Monster and Book: Dragons & Temeraire

October 22, 2015 Guest Post 4

This post was originally published as a guest post for Michelle’s Monster and Book series over at Because Reading Is Better Than Real Life. In it, I take a look at dragons (of course!) — specifically the dragons in Naomi Novik’s Temeraire series.

Temeraire. Cover art by Todd Lockwood for “His Majesty’s Dragon” by Naomi Novik (Science Fiction Club Edition)

I’m not sure when I first became interested in dragons. It might have been when I read The Voyage of the Dawn Treader, where Eustace is turned into a dragon, and it changes him for the better. It might have been when my uncle read The Hobbit to us, and I first encountered Smaug. But I can tell you the instant I fell in love with dragons: it was the very first time I read Anne McCaffrey’s Dragonquest. McCaffrey’s dragons were different. They weren’t monsters, and they weren’t evil; they were partners. I longed for something like the bond between dragon and dragonrider.

The dragons of Pern are still dear to me (along with their tiny cousins, fire lizards), but lately they have a rival for my affections in Naomi Novik’s Temeraire series. In Novik’s books, dragons are sentient, and they bond to their rider emotionally, but not psychically as the Pernese dragons do. Novik’s dragons are bound in service to the Aerial Corps, serving the crown as the British air force in the Napoleonic Wars. Temeraire himself is something of a fluke: when his egg is captured along with a French ship, he hatches aboard the victorious British vessel and bonds to her captain, William Laurence. Laurence becomes more and more attached to Temeraire, who refuses to consider any of the Aerial Corps candidates. Eventually Laurence gives up his Navy commission and joins the Aerial Corps, a less socially acceptable service, in order to stay with Temeraire.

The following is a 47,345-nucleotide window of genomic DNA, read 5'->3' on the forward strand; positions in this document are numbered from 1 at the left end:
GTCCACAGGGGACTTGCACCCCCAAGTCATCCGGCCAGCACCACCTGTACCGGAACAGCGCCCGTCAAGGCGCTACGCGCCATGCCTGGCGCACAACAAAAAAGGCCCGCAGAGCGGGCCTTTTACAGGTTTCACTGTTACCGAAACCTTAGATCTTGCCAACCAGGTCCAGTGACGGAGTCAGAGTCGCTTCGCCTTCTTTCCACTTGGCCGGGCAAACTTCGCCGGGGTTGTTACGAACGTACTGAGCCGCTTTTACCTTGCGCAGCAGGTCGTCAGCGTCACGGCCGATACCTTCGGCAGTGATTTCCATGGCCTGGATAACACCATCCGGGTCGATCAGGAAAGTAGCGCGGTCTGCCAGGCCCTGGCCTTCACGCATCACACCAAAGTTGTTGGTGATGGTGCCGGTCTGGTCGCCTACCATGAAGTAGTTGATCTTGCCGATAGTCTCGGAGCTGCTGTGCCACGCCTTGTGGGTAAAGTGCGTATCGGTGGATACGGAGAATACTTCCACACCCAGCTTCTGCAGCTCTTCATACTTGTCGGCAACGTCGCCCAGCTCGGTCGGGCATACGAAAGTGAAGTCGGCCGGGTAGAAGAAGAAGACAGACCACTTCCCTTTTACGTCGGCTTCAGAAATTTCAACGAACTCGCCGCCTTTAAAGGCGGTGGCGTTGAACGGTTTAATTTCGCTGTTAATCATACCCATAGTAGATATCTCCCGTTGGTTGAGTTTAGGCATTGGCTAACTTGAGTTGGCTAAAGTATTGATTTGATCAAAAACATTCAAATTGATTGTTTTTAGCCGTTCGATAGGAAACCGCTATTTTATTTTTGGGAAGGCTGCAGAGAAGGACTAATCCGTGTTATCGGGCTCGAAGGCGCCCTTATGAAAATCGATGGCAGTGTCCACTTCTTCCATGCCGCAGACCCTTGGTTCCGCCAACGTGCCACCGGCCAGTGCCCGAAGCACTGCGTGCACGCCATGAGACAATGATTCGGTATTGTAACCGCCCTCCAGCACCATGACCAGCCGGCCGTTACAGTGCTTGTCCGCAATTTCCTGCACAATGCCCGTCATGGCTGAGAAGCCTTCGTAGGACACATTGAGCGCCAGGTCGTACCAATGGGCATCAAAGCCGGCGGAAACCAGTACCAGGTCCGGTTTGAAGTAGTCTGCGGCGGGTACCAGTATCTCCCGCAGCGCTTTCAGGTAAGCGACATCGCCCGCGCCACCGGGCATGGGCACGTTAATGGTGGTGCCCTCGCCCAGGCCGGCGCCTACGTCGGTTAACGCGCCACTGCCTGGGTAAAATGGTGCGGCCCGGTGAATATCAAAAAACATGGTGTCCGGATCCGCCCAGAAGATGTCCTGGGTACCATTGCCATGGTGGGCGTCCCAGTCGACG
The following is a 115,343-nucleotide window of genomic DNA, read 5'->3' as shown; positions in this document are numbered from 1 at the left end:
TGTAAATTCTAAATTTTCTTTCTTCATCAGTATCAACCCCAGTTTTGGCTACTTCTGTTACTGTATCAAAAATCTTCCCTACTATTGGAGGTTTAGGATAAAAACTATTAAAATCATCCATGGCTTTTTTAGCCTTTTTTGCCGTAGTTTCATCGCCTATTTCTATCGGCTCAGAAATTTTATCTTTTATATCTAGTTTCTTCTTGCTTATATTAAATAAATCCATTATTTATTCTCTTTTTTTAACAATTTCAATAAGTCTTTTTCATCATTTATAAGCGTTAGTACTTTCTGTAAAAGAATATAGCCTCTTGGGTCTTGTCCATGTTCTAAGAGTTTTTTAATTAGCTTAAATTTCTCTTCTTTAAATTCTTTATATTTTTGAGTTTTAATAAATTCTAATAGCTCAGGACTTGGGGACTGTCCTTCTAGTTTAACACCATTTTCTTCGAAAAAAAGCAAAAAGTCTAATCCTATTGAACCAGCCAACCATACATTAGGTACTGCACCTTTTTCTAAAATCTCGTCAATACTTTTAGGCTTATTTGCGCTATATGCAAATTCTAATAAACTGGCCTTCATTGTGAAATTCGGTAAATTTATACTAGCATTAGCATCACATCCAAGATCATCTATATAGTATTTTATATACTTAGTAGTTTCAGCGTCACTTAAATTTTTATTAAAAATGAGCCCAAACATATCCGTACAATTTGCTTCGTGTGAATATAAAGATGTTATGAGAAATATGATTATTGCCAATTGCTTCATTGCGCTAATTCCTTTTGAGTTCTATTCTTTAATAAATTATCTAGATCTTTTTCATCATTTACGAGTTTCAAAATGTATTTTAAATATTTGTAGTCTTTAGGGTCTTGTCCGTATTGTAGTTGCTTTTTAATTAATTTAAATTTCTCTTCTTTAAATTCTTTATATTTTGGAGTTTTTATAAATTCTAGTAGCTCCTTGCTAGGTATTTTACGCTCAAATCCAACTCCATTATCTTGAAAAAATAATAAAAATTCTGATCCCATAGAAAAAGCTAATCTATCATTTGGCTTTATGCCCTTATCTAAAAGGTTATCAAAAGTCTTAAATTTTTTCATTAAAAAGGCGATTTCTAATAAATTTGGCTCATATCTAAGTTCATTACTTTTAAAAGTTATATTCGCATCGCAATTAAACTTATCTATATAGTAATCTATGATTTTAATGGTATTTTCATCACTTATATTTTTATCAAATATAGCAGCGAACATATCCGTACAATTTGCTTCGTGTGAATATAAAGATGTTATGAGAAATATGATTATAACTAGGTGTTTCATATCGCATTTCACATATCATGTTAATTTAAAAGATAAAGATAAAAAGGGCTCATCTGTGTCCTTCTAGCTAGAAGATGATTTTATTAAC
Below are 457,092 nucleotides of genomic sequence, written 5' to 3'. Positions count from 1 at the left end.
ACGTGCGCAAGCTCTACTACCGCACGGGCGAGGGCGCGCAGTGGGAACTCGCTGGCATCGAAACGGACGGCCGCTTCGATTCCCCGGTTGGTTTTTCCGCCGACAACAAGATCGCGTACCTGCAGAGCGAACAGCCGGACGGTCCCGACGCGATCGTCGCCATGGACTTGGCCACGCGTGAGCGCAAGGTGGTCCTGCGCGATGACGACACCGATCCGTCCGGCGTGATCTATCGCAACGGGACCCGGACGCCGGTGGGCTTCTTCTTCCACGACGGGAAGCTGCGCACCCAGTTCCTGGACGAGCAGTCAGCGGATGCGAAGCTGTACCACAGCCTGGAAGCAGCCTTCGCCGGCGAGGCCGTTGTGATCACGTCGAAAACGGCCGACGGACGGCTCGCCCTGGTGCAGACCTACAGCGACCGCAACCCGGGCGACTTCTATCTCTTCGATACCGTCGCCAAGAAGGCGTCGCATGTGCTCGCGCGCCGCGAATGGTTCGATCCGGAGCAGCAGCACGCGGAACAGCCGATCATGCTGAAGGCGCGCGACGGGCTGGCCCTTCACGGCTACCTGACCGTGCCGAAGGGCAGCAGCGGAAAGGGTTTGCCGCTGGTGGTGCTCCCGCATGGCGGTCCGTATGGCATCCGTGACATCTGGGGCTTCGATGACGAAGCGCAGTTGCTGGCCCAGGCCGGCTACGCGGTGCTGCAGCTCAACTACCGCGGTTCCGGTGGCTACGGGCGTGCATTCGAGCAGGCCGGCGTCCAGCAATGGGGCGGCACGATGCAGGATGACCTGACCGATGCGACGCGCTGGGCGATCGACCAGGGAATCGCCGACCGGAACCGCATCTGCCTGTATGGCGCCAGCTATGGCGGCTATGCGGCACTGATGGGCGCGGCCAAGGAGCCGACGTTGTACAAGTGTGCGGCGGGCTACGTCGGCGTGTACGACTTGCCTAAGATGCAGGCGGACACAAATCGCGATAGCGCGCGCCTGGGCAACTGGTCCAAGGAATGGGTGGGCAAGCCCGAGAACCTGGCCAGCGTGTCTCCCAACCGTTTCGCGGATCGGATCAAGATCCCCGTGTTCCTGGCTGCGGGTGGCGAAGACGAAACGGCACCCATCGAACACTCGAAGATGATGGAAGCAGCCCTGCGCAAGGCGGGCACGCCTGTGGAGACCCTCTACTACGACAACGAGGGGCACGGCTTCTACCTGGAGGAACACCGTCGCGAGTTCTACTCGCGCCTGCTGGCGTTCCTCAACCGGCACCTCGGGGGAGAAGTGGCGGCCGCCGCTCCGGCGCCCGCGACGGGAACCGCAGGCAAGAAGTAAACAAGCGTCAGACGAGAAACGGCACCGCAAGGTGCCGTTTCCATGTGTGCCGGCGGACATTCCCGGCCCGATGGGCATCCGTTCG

Because Laurence hasn’t been trained in the Aerial Corps’ culture, he educates Temeraire and allows him to think for himself. This freedom of thought and eventual exposure to other cultures, particularly China (where dragons are considered full members of society) leads Temeraire to see the European treatment of dragons as slavery. He begins to challenge many of the assumptions and traditions the British hold dear. But even when he and Laurence disagree, they remain deeply attached to each other, and Laurence’s growth and development are largely due to Temeraire’s presence and influence in his life.

One of the best things about the series (besides the dragons, and Laurence and Temeraire’s relationship) is that the duo aren’t confined to Britain. Over the course of the series, they travel to China, make their way cross-country from there to Constantinople, continue on across war-torn Europe, spend time in Africa seeking a cure for a devastating dragon disease, are sent to the Australian penal colony, find themselves in South America, and travel from there to Japan and then Russia before chasing Napoleon back to Paris in the ninth (and final) book.

These books are really amazing. They’re extremely well-written, from social interchanges to aerial battles, and the dialog and narration have a decidedly early-19th-century flavor without being dry or stilted. Imagine a cross between Jane Austen, Patrick O’Brian (Master and Commander), and Anne McCaffrey, and you’ll have some idea of how awesome these books are.

By the way, if you like audiobooks, the narrator, Simon Vance, is extremely good, and I highly recommend them.

4 Responses to “Monster and Book: Dragons & Temeraire”

    • Lark_Bookwyrm

      Isn’t it? Lockwood is a really good artist, and I think he really captured the essence of dragon aerial warfare — in this instance, combined with naval warfare, Napoleon is trying to invade England, so think a mashup of Master and Commander and the Battle of Britain.